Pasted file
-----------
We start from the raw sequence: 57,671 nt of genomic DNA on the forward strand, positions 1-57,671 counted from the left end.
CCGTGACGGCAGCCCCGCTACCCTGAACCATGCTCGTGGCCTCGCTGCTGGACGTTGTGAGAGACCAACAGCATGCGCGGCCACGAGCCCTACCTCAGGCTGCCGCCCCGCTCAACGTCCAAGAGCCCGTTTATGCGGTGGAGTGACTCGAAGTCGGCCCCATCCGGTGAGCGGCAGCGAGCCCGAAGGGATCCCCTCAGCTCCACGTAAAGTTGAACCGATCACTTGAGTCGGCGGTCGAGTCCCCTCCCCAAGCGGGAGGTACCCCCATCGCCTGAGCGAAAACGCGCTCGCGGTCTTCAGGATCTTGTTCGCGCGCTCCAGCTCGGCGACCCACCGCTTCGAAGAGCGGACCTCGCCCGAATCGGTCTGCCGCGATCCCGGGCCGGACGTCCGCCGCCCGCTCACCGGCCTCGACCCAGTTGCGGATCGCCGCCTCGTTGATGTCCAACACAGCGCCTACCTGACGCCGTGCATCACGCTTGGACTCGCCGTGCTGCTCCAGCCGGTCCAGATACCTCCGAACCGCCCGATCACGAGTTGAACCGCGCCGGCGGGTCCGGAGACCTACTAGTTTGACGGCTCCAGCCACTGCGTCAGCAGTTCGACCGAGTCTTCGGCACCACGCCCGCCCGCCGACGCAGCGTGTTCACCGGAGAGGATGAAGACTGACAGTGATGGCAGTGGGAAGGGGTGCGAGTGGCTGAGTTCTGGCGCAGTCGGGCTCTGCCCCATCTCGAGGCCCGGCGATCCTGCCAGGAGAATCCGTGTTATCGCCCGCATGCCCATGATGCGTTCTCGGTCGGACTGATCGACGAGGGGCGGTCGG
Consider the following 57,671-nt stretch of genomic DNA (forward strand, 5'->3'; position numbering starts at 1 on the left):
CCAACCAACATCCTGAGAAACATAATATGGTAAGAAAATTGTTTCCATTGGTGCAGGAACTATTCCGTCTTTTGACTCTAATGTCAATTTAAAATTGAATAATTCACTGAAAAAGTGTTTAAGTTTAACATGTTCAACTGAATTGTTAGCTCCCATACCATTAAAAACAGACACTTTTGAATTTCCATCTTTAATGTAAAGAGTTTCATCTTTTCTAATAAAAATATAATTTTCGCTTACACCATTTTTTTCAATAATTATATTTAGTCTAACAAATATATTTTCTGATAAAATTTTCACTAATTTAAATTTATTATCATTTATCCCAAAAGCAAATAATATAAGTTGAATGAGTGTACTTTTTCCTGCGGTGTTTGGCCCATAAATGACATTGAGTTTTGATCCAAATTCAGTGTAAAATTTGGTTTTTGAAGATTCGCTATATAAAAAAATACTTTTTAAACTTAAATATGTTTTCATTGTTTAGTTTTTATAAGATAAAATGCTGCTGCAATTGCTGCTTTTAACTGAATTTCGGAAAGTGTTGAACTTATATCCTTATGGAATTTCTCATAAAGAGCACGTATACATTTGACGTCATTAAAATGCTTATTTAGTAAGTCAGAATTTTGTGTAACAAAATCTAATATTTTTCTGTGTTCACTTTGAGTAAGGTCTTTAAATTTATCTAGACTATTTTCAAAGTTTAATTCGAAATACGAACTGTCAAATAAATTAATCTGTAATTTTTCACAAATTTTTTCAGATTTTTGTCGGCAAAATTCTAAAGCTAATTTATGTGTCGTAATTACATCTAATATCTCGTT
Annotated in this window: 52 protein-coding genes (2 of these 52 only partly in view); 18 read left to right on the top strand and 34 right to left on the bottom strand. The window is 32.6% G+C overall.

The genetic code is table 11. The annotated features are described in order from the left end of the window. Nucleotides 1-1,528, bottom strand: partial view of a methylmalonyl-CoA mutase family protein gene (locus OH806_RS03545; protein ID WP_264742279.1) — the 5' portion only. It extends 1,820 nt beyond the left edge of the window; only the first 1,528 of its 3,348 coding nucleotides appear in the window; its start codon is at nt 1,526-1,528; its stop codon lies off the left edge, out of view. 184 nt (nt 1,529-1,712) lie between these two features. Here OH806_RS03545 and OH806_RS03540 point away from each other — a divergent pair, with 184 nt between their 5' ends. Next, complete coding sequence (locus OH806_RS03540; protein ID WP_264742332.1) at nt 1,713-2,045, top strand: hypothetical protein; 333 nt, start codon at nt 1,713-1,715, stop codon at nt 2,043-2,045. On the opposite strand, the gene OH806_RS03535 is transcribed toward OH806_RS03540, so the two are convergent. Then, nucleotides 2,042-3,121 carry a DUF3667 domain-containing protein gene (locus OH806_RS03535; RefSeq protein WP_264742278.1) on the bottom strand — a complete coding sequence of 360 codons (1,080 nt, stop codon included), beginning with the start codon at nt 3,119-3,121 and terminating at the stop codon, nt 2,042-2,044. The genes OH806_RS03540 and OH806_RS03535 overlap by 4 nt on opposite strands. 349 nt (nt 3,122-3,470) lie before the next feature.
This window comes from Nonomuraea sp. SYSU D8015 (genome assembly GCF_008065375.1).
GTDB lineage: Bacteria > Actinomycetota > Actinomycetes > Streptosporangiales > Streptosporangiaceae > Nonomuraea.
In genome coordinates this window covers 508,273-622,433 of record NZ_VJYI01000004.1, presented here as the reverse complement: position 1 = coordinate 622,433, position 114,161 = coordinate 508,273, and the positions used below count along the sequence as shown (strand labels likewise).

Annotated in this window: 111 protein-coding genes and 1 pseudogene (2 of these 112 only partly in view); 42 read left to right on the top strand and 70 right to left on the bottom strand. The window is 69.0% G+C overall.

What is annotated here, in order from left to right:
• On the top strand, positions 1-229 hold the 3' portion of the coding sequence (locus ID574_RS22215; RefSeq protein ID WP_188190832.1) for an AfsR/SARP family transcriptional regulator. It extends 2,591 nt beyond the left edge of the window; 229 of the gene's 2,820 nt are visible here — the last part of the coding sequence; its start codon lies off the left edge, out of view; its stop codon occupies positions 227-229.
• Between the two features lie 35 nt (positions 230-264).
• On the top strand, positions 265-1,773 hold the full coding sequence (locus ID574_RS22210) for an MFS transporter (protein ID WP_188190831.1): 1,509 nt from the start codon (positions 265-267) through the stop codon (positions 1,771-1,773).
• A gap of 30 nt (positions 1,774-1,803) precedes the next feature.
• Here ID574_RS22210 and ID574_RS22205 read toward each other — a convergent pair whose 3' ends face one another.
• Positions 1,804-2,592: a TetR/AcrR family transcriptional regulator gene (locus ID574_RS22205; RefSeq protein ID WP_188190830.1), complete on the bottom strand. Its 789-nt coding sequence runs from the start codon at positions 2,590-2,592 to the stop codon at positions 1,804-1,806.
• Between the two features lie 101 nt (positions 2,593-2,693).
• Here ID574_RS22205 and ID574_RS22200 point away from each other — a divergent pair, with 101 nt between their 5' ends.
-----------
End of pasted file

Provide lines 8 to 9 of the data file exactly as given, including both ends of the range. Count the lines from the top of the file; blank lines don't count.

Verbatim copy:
GTDB lineage: Bacteria > Actinomycetota > Actinomycetes > Streptosporangiales > Streptosporangiaceae > Nonomuraea.
In genome coordinates this window covers 508,273-622,433 of record NZ_VJYI01000004.1, presented here as the reverse complement: position 1 = coordinate 622,433, position 114,161 = coordinate 508,273, and the positions used below count along the sequence as shown (strand labels likewise).